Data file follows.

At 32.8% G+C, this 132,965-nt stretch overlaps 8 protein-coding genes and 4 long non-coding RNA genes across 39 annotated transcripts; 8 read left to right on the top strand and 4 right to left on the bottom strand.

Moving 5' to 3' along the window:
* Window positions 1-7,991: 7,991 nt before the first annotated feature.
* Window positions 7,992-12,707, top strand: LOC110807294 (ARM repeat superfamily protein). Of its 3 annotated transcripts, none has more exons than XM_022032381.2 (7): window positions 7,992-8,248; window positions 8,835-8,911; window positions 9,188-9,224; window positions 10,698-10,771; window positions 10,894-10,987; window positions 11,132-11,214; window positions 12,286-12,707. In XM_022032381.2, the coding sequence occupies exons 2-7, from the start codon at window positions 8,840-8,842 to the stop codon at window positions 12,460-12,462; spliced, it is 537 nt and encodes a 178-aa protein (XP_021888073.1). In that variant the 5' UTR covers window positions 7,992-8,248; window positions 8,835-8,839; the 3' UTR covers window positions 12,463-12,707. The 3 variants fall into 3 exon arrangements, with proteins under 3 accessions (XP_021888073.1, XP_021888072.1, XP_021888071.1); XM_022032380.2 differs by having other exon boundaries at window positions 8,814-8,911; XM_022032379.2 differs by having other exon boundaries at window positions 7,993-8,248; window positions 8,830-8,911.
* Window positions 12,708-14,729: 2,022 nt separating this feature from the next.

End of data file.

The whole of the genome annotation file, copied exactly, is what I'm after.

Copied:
At 32.8% G+C, this 132,965-nt stretch overlaps 8 protein-coding genes and 4 long non-coding RNA genes across 39 annotated transcripts; 8 read left to right on the top strand and 4 right to left on the bottom strand.

Moving 5' to 3' along the window:
* Window positions 1-7,991: 7,991 nt before the first annotated feature.
* Window positions 7,992-12,707, top strand: LOC110807294 (ARM repeat superfamily protein). Of its 3 annotated transcripts, none has more exons than XM_022032381.2 (7): window positions 7,992-8,248; window positions 8,835-8,911; window positions 9,188-9,224; window positions 10,698-10,771; window positions 10,894-10,987; window positions 11,132-11,214; window positions 12,286-12,707. In XM_022032381.2, the coding sequence occupies exons 2-7, from the start codon at window positions 8,840-8,842 to the stop codon at window positions 12,460-12,462; spliced, it is 537 nt and encodes a 178-aa protein (XP_021888073.1). In that variant the 5' UTR covers window positions 7,992-8,248; window positions 8,835-8,839; the 3' UTR covers window positions 12,463-12,707. The 3 variants fall into 3 exon arrangements, with proteins under 3 accessions (XP_021888073.1, XP_021888072.1, XP_021888071.1); XM_022032380.2 differs by having other exon boundaries at window positions 8,814-8,911; XM_022032379.2 differs by having other exon boundaries at window positions 7,993-8,248; window positions 8,830-8,911.
* Window positions 12,708-14,729: 2,022 nt separating this feature from the next.